Beauty, the Beast, and Something Overlooked

I was scrolling through my Facebook feed the other night when I came across a post I’ve been waiting for…the “danger, beware the new Beauty and the Beast” post from the religious right. Being the masochist I am, I clicked on it to see the comments. I was curious if followers of the page that posted the link were all far right.

The reaction was mixed, which is actually a good sign, imo. But there was one comment that forced me to think. One woman claimed that Beauty and the Beast promotes abuse because Belle stays with the Beast and treats him kindly until he changes.

At first blush I agreed, but then, mostly because I am taking the kids to see it, I thought about it. I came to the conclusion that the commenter was wrong.

Unless the film deviates from the cartoon version, Belle is actually not a picture of a woman who tolerates abuse. Instead, she is a strong, self-sacrificing person who, though she is caught in what could be a living nightmare, refuses to bow to the demands of her captor.

Her captor (the person the commenter asserted was an abuser) is at his wits end trying to figure out how to get Belle to respond positively to him. His advisors/friends give him ideas of how to behave properly to make her like him. He finally takes the advice to heart and begins the process of changing.

A pivotal moment in the relationship takes place after Beast saves Belle from the wolves. Beast is angry with Belle because he was wounded. They argue vehemently back and forth. Belle gives the final argument, “You shouldn’t have frightened me.” And Beast finally concedes the truth of Belle’s words.

After that the Beast begins to change. Not as a result of her kindness but as a result of her standing up to him and him finally seeing how wrong he was.

If you have bothered to educate yourself about abuse at all (and most people don’t) you will know that abusers NEVER change, least of all because someone pointed out they were wrong. In fact, telling an abuser they are wrong can be dangerous in most cases. If you are lucky they will be like Zelena and will simply continue doing the things that are wrong to show you just how much they hate you. But in some cases, pointing out an abuser’s error will be met with violence, even murder.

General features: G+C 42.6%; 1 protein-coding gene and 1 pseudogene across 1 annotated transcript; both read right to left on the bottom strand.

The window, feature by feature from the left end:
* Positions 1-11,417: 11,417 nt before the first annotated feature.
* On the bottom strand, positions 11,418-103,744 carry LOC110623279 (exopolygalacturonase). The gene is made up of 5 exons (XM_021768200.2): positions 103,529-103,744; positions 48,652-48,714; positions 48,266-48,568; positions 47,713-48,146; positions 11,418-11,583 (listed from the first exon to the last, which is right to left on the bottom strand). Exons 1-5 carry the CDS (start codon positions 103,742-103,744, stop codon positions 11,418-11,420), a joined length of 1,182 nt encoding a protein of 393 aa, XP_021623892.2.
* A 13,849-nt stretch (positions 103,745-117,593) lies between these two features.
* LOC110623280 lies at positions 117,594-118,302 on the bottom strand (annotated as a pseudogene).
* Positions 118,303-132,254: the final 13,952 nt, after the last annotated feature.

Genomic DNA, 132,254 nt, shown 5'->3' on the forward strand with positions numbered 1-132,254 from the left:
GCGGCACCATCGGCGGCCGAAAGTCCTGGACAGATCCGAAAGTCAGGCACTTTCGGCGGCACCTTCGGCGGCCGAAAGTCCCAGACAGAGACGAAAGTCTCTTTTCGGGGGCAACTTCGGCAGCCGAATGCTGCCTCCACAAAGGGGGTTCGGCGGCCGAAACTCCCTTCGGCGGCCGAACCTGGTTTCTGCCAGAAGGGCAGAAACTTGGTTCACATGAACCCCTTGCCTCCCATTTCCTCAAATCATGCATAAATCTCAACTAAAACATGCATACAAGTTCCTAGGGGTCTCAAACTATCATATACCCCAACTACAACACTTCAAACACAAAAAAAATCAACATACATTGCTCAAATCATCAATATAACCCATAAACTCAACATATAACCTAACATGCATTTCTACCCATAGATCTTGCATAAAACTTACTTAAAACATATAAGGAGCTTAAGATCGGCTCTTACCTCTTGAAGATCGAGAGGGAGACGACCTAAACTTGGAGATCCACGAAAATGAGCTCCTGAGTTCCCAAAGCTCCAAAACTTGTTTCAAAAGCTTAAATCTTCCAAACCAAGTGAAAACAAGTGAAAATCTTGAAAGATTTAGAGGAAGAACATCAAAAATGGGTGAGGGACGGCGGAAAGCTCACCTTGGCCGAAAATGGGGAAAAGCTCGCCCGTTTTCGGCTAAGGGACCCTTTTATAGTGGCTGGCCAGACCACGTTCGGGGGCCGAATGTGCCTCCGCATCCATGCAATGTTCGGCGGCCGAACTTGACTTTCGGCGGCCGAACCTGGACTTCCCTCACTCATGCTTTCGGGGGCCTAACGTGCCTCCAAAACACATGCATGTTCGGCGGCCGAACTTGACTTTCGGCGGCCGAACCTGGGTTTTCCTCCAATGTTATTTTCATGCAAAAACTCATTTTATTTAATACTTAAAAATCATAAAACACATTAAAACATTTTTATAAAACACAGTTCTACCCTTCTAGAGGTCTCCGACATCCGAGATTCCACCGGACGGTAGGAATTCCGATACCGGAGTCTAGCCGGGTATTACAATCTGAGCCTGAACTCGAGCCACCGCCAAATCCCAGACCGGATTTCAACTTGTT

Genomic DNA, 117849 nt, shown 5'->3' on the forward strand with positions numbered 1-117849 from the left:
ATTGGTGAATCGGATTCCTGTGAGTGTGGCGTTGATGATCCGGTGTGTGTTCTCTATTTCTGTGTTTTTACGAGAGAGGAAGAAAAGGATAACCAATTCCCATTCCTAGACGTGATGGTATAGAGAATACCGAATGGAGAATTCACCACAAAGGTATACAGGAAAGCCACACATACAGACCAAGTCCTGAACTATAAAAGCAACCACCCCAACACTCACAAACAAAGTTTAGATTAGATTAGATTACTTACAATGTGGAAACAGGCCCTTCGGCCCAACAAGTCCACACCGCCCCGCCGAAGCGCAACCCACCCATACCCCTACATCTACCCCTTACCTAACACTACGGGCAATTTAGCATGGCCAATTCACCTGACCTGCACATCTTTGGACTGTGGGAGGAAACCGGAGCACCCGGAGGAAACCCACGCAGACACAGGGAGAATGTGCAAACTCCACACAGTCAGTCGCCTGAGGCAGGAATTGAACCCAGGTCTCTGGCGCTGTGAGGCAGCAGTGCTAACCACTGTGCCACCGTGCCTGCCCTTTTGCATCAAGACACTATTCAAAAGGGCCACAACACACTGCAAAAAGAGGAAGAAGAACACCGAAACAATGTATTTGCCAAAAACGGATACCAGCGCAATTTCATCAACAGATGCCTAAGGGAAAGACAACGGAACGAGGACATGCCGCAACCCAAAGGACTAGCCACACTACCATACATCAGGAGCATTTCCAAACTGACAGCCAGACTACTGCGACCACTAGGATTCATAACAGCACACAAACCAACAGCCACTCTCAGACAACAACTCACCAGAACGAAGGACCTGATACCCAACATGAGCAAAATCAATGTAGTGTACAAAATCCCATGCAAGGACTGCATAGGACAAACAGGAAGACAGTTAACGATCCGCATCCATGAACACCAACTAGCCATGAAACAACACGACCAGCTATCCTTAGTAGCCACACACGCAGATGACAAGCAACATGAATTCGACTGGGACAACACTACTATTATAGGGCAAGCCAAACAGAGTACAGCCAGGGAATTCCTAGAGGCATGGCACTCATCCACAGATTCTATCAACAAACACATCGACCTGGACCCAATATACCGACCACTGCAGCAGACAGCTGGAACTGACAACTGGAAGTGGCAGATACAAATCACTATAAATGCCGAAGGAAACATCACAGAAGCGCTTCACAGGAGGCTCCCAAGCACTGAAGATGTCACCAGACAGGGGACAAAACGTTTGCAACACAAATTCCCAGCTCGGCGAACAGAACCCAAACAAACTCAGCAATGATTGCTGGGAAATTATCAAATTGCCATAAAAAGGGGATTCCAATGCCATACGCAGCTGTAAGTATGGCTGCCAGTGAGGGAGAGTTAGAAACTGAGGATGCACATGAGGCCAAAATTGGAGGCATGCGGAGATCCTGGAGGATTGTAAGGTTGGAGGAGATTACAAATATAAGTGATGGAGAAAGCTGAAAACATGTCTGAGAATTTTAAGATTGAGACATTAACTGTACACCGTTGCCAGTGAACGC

The Beast in Beauty and the Beast is not an abuser. Neither is Belle a passive woman who decides to follow the lie that if you treat others nicely they will always respond to your love. She refuses to tolerate his selfish behavior and he sees that being selfish is stupid. In the end it is actually Beast whose kindness changes Belle’s mind about him, not the other way around.

There are many horrible movies and cartoons out there that teach girls to tolerate being treated like garbage. Beauty and the Beast is not one of them.

Beauty and the Beast is a film that teaches girls and women they can stand up to oppression, that they don’t have to submit to men who treat them poorly, that being passive is not the best way.

Of course, Emma Watson is the star, so that fact should not surprise us. Ms. Watson is one of the few women in “Hollywood” who stands up to abusers and the typical rape culture that is both behind the scenes and out in the open in that environment.

In short, it would appear that Beauty and the Beast is a dangerous film indeed. What if girls grew up to be women who stood up for themselves and what if boys grew up to be men who listened?

One Comment Add yours

  1. Jennifer H says:

    I knew there was something wrong with the abuser description. Thanks for the perspective!

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